“Leaner, Not Necessarily Meaner”

A Fresh Look at the Proposed Changes to New York’s Part 360 Solid Waste Regulations

After many years of discussions, debate and suggested revisions, it looks like the long awaited changes to the New York State Part 360 Solid Waste Regulations are getting closer to a reality.  At the New York State Association for Solid Waste Management (NYSASWM) 2015 Fall Conference held on October 5th & 6th in Lake Placid, Robert Phaneuf of the NYSDEC presented a regulatory update which provided a glimpse of what may be included in the revised Part 360.
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State Officials are Listening – An Update to My Solid Waste Planning Blog

Author: Luann Meyer
Since my last blog in April, New York State has obviously been listening to the challenges set forth by local governments to implement their solid waste management plans and now they appear to be doing something about it. 
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Active Design Promotes Physical Activity and Environmental Stewardship

The traditional perception of recreation and its benefits is rapidly evolving. Significant trends include urbanization, climate change, an aging population, changing family structures, and public health issues related to inactivity. Engineers can be leaders in adapting to this complex equation of changing realities. Active Design is an approach to the development of neighborhoods, streets and buildings that uses architecture, engineering and urban planning to make daily physical activity more accessible and inviting.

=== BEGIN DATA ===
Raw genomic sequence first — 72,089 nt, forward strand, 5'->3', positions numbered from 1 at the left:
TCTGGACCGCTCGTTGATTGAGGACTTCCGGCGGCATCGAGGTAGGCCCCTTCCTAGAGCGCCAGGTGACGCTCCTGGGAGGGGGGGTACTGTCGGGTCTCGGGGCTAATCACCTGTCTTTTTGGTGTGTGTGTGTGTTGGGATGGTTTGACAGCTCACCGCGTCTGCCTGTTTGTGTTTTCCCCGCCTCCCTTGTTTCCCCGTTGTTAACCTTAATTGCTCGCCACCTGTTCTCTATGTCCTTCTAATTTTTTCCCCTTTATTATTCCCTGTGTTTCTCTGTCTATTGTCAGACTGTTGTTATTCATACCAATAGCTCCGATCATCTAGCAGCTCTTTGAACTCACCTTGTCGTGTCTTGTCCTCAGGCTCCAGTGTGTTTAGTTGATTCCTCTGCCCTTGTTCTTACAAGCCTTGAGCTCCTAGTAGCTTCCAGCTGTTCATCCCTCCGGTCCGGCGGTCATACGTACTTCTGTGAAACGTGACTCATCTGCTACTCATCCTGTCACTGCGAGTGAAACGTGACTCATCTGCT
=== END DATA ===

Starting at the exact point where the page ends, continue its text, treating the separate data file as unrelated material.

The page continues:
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The Brownfield Cleanup Program Lives On with Notable Changes

It was welcome news to hear that the Brownfield Cleanup Program (BCP), which was scheduled to expire or “sunset” on December 31, 2015, has new life and will be around for at least the next 10 years.  Specifically, owners of Brownfield sites will now have until March 31, 2026, to receive a certificate of completion (COC) from the New York State Department of Environmental Conservation (NYSDEC) following the successful cleanup of their site.  However, the NYS legislature was unwilling to extend the life of the BCP “as is”, and required that some notable changes be made prior to the passage of the bill.
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Why Do We Need Microgrids?

To Provide Affordable Energy for Community Resiliency and Economic Development

Clean energy microgrids offer consistent, affordable, reliable, flexible and resilient local energy generation and delivery. Because a microgrid is localized, it can mitigate power disruptions by continuing to operate – providing electricity to its local customers – when the macrogrid is unable to serve the microgrid customers.
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